A . M . Skalka

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Integration of retroviral DNA into the host chromosome requires a virus-encoded integrase (IN). IN recognizes, cuts and then joins specific viral DNA sequences (LTR ends) to essentially random sites in host DNA. We have used computer-assisted protein alignments and mutagenesis in an attempt to localize these functions within the avian retroviral IN protein.(More)
Our comparison of deduced amino acid sequences for retroviral/retrotransposon integrase (IN) proteins of several organisms, including Drosophila melanogaster and Schizosaccharomyces pombe, reveals strong conservation of a constellation of amino acids characterized by two invariant aspartate (D) residues and a glutamate (E) residue, which we refer to as the(More)
Retroviral DNA integration is catalyzed by the viral protein integrase. Here, it is shown that DNA-dependent protein kinase (DNA-PK), a host cell protein, also participates in the reaction. DNA-PK-deficient murine scid cells infected with three different retroviruses showed a substantial reduction in retroviral DNA integration and died by apoptosis. Scid(More)
Retroviral integrase (IN) functions to insert retroviral DNA into the host cell chromosome in a highly coordinated manner. IN catalyzes two biochemically separable reactions: processing of the viral DNA ends and joining of these ends to the host DNA. Previous studies suggested that these two reactions are chemically similar and are carried out by a single(More)
Retroviral integrases (INs) contain two known metal binding domains. The N-terminal domain includes a zinc finger motif and has been shown to bind Zn2+, whereas the central catalytic core domain includes a triad of acidic amino acids that bind Mn2+ or Mg2+, the metal cofactors required for enzymatic activity. The integration reaction occurs in two distinct(More)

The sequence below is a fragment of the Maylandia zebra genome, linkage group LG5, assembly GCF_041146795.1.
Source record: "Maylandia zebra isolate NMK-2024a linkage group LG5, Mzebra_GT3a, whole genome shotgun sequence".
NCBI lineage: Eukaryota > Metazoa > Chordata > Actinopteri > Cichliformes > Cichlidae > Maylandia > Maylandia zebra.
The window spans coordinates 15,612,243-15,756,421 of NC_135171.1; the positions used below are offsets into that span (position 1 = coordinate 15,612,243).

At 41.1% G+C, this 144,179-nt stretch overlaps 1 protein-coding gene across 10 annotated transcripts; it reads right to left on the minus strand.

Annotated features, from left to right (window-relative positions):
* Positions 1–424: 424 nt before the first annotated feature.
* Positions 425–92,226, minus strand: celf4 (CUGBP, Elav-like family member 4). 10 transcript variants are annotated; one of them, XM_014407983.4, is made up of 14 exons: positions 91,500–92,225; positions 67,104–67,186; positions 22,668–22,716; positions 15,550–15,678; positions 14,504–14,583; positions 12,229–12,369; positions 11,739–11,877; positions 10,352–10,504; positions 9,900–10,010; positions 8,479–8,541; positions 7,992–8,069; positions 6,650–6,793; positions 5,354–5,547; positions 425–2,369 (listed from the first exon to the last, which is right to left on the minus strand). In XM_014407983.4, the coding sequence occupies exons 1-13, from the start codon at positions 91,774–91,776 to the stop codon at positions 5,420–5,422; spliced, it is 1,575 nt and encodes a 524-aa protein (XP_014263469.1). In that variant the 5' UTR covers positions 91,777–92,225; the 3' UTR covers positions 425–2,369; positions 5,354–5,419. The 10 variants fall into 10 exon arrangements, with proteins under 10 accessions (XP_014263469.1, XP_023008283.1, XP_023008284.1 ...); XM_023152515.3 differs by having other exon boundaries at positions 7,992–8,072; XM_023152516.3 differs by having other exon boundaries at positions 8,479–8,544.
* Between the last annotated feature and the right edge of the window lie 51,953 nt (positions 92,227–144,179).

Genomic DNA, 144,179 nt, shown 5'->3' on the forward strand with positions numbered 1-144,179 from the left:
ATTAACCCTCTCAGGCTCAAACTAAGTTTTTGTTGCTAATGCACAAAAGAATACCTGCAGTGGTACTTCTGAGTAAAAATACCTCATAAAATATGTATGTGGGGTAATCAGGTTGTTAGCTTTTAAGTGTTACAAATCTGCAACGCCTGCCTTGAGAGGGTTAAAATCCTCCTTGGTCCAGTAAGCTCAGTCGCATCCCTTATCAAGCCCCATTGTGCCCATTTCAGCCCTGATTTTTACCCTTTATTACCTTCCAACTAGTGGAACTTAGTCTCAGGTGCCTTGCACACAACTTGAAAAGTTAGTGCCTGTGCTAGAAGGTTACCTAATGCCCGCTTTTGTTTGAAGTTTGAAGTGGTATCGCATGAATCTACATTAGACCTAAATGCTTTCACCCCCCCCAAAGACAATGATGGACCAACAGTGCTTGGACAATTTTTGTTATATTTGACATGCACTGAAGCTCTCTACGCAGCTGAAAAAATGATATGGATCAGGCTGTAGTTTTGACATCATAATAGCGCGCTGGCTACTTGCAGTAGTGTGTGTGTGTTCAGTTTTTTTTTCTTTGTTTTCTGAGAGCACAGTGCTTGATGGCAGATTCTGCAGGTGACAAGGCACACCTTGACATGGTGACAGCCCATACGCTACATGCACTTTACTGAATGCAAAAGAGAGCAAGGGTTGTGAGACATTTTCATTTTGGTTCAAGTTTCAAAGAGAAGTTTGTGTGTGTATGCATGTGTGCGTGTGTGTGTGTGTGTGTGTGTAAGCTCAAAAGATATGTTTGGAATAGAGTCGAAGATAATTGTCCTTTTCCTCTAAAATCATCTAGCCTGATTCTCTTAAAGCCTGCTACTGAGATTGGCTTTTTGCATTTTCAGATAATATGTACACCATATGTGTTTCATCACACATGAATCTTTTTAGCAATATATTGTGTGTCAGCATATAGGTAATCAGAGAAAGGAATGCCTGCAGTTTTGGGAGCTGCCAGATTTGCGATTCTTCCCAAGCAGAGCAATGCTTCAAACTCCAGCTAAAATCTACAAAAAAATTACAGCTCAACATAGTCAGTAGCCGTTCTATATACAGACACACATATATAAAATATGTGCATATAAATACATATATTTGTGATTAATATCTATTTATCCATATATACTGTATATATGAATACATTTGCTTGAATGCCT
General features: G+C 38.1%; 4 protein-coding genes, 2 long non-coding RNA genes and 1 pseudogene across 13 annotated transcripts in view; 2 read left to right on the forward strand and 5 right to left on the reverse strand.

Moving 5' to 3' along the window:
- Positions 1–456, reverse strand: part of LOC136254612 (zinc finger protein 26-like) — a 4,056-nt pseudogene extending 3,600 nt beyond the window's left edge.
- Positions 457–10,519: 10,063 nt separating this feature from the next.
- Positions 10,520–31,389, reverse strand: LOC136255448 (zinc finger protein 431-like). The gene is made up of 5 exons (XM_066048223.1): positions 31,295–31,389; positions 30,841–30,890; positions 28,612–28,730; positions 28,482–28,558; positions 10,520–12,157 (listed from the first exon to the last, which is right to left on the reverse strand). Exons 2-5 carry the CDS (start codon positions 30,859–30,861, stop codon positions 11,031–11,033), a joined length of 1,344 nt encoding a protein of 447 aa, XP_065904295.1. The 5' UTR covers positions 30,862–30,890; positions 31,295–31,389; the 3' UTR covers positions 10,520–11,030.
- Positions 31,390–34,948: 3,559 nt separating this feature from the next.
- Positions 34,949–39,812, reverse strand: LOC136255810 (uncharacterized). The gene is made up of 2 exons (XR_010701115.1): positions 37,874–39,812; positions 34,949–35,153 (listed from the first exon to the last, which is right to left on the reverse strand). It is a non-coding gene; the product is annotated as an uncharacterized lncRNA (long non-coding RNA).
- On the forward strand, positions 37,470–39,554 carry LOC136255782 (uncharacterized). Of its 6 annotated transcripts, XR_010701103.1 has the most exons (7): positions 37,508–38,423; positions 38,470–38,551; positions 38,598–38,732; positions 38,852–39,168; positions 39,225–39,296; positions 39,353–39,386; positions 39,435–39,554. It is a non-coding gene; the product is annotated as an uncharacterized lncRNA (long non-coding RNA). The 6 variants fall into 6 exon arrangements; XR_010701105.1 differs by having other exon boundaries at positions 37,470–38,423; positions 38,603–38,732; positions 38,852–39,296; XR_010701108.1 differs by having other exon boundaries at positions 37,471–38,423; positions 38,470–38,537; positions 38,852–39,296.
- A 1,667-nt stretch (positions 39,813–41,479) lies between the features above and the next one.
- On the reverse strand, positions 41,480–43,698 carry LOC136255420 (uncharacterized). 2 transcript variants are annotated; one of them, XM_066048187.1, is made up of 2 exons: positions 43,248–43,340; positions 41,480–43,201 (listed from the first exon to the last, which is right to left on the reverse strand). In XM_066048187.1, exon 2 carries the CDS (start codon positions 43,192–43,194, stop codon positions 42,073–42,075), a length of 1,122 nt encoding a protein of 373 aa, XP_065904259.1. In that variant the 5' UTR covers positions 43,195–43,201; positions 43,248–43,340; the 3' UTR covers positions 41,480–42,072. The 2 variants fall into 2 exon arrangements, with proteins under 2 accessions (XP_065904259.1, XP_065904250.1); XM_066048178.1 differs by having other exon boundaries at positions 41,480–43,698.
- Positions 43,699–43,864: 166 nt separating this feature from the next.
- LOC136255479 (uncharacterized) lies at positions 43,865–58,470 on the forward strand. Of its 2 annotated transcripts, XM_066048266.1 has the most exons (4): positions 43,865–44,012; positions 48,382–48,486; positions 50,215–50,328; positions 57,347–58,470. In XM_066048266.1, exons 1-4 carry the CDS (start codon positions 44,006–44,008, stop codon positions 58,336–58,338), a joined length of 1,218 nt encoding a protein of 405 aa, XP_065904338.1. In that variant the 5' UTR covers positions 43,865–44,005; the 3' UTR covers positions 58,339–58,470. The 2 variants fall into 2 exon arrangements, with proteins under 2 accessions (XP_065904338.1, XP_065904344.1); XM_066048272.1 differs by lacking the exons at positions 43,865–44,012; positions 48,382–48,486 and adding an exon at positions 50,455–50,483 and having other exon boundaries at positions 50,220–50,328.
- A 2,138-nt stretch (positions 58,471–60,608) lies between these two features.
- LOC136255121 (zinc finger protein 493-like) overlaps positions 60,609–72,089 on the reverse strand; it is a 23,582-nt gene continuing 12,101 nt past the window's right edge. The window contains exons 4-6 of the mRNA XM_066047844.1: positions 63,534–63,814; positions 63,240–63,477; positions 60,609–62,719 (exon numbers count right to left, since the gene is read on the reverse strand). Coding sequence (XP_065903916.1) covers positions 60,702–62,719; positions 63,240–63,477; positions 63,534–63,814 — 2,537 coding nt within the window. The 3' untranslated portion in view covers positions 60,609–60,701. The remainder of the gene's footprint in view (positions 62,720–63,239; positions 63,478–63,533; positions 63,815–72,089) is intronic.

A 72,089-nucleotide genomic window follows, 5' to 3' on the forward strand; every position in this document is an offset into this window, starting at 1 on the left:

Examination of the life cycle of the human immunodeficiency virus (HIV) has shown that multiple levels of regulation exist, including some which require the virus-encoded Rev protein. In the absence of Rev, mRNAs encoding the structural proteins remain untranslated, a phenomenon which appears, in part, to be caused by nuclear entrapment of these RNA(More)
Retroviral DNA integration creates a discontinuity in the host cell chromatin and repair of this damage is required to complete the integration process. As integration and repair are essential for both viral replication and cell survival, it is possible that specific interactions with the host DNA repair systems might provide new cellular targets for human(More)
We have reviewed the current state of knowledge concerning the three enzymes common to all retroviruses. It is informative to consider them together, since their activities are interrelated. The enzymatic activities of RT and IN depend on processing of polyprotein precursors by PR. Furthermore, RT produces the viral DNA substrate to be acted upon by IN. All(More)
Integration of viral DNA into a chromosome of the infected host cell is required for efficient replication of a retroviral genome, and this reaction is mediated by the virus-encoded enzyme integrase (IN). As IN plays a pivotal role in establishing infection during the early stages of the retroviral life cycle, it is an attractive target for therapeutic(More)
BACKGROUND Members of the structurally-related superfamily of enzymes that includes RNase H, RuvC resolvase, MuA transposase, and retroviral integrase require divalent cations for enzymatic activity. So far, cation positions are reported in the X-ray crystal structures of only two of these proteins, E. coli and human immunodeficiency virus 1 (HIV-1) RNase(More)